THE LOTTERY - PREFACETHE LOTTERY - PREFACEAt that point, something magical happens: the room fills with music, surging from the wooden box into the space around us. Thevast flow of sound is incommensurate with the modest object we’restanding around. The music itself—a highly ornamental arrangement of the once-popular tune “The Carnival of Venice”—is hardto describe, as if someone had condensed the ephemeral charm ofa thousand ancient carousels into one acoustic rush. The originalmelody is all but lost under layers of labyrinthine harmony andcounterpoint—an auditory experience so rich as to create what Ican describe only as a visual effect on the senses that is as arrestingas the box itself.Lottery” and “Charles” were one and the same! How could thelighthearted Raising Demons and the dark We Have Always Livedin the Castle have sprung from the same creative mind?The music box was probably already an antique during my grandmother Shirley’s lifetime and may indeed have been handed downby her mother, Geraldine—we grandchildren knew her as Grandmom—or from someone even higher up the Bugbee family tree.Whatever the facts of this obscure transmission, the music boxmust have seemed a relic even to Grandma Shirley—an heirloom,both elegant and vaguely sinister.My grandmother passed away unexpectedly during a nap on anAugust day in 1965. I was just shy of my third birthday. We reallynever got the chance to know each other in person and, to tell thetruth, I have only one clear memory of her: I see her sitting ona chair or stool in her kitchen in what seemed to me like a palatial Victorian house on upper Main Street in North Bennington,Vermont. She seems to be onstage, framed by a doorway in thedim light as she talks to someone I can’t see. Whenever I mention this image to my father or one of his siblings, they smile andnod in recognition. I’ve been told that typically, after a day spentwriting, doing housework, and parenting, Shirley would repair tothe kitchen to begin preparing the family dinner, always sitting onthe same stool, relaxing with a cigarette and a glass of J. W. Dantbourbon. It’s not much but it’s one of my earliest, most vivid memories—of her or of anyone, I might add.Beyond the haunting nature of the music itself, playing the musicbox is moving for other reasons. It represents a curious bond to theperson who is not there with us, the most notable absence in theroom: Grandma Shirley. It is perhaps the music box’s dual capacityto attract and to repel, to enchant and to terrify, that makes it sofascinating—such a fitting representation for an artist whose ownwork so deftly treads the line between light and darkness, betweenhumor and horror! That paradox—the dual creative vision thatallows contrasting qualities to coexist so comfortably, almost festively, mutually enhancing each other’s potent charm—permeatesso much of what both Shirley and her husband, the literary criticStanley Edgar Hyman, left behind them. As Shirley herself put itin an unsent letter to the poet Howard Nemerov: “I delight in whatI fear.” With time the mystery of her dual literary personae grewto be terribly vivid for me. How intriguing that the writer of “TheI grew up surrounded by the physical resonance of my grandparents’lives: stacks and stacks of books, mountains of mystery stories withharrowing covers, books on the occult, erudite studies on ancient civilizations and obscure scholars. There was a formidable collectionof blues and jazz records that filled an entire wall of the house Igrew up in and which my grandparents and father had put togetherwith the help of their dear friend Ralph Ellison—a collection thatincluded Child Ballads and old English folk songs that would haveplayed a fitting role in Shirley’s work.viiiixThen there are those intangible things they left behind, includinga ferocious love of Christmas, cats, cutthroat poker games, andspirited and intellectually rigorous (and sometimes stormy) dinner-table conversation. Most of the anecdotes are unverifiable—tainted evidence in the eyes of any seasoned researcher. But the

THE LOTTERY - PREFACETHE LOTTERY - PREFACEtruth is there somewhere, barely audible in the echoes of songsand dinner-party laughter, those late-night conversations aboutliterature, myth, and ritual, ragtime and bedtime stories, pressedbetween the pages of a coffee-stained literary review or swept under the rug of the bar at the Algonquin Hotel.naturally stands out, one of the most enduring works in Americanliterature. For me, as an artist who has spent much of his professional life adapting novels and stories into graphic form, it is only natural that my grandmother’s harrowing tale should entice over theyears—not only because, like the music box, it had become a sortof family heirloom but because of how precise and nuanced theadaptation of this powerful piece of fiction would have to be to succeed. The story is such a perfect apparatus that it leaves little roomfor meddling. Some books sprawl and dream and carry on in waysthat seem to invite imagery in spades. “The Lottery” does none ofthat—it is a no-nonsense, largely hermetic structure, words joinedwith a jeweler’s precision.There were always so many wonderful stories that included somany intriguing people: games of catch in the backyard with myfather and J. D. Salinger, all-night poker games with celebratedpainters and sculptors (debts were settled up with works of art ata time when Bennington College was the haunt of many an auspicious contemporary artist). There were countless dinners and parties with their closest friends—writers such as Ellison, Nemerov,and Bernard Malamud, to name a few. Brendan Gill, in his 1975memoir, Here at the New Yorker, describes an inebriated DylanThomas pursuing my grandmother through the house until Stanley, who had been trying to watch a baseball game on television,grew irritated by the spectacle and subdued the rowdy Welsh bardby grabbing hold of his suspenders.No one knew it then, but these were members of a disappearingtribe, an endangered species in the American cultural ecosphere:smoking, drinking, hard-partying mid-century intellectuals whowere passionate about politics and ideas, art and literature, sportsand good food. Between trips to New York City, where Shirley metwith her agent while Stanley, a staff writer for The New Yorker,turned in copy, their North Bennington home was filled with literary figures, artists, critics, musicians. Their dinners became legendary: arguments broke out about jazz, baseball, and books and weresettled over dubious wagers. They threw outrageous, imaginativecocktail parties and generally lived large lives at a time when livesseemed larger across the board.So for nearly three decades, I passed.Then a few years ago, while working on a graphic novel adaptationof James Ellroy’s The Black Dahlia, based on a masterful script byFrench comics writer Matz and the filmmaker David Fincher, Ihad a key insight into how I might adapt “The Lottery.” The bookyou are about to read represents both a faithful rendering of thestory and a complete visual restructuring of its delicate architecture, a meticulous visual retelling of the story in what is ultimatelyan entirely new language.The experience has been daunting and immensely rewarding forme, both as a professional artist and as a grandson who has longgrappled with this enigmatic, intangible inheritance. I waited thirty years to draw my grandmother’s “The Lottery,” but it was wellworth the wait.Of all the things left behind by my grandparents, Shirley’s writing is particularly vivid. Her iconic masterpiece “The Lottery”xxi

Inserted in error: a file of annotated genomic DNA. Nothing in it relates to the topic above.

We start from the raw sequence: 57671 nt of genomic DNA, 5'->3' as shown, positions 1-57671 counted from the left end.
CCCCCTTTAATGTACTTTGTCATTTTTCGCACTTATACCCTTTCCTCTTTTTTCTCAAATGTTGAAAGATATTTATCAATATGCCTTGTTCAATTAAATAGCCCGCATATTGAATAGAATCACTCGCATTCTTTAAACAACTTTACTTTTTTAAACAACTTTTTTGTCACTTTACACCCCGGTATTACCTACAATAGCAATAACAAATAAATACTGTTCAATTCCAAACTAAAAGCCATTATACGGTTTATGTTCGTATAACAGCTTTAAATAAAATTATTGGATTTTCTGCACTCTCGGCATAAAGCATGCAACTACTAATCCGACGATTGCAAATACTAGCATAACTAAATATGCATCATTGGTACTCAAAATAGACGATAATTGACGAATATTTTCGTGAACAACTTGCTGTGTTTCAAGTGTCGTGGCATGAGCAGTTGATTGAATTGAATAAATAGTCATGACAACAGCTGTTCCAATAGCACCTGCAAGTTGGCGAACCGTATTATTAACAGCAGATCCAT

The LotteryMr Harry GravesMr Joe SummersOwner of the village coal business.He runs the Lottery.Old Man WarnerThe CharactersTessie HutchinsonWife of Bill, mother of the threeHutchinson children.Head of the Hutchinsonhousehold, Tessie’s husband.Nancy HutchinsonThe village elder.This is his seventy-seventh Lottery.First villager to be calledin the Lottery.Steve AdamsBill Hutchinson, Jr.Jane DunbarWife of Clyde,mother of Horace.Mrs DelacroixDave HutchinsonVillager,mother of Dickie.xiiBill HutchinsonThe Postmaster. He helps organizeand run the Lottery.Eldest son of Bill andTessie Hutchinson.Daughter of Bill andTessie Hutchinson.Jack WatsonYoungest sonof Bill and Tessie Hutchinson.Eldest Watson son, drawingthis year as head of household.xiii

THE LOTTERY - PREFACE THE LOTTERY - PREFACE x xi naturally stands out, one of the most enduring works in American literature. For me, as an artist who has spent much of his professio - nal life adapting novels and stories into graphic form, it is only na - tural th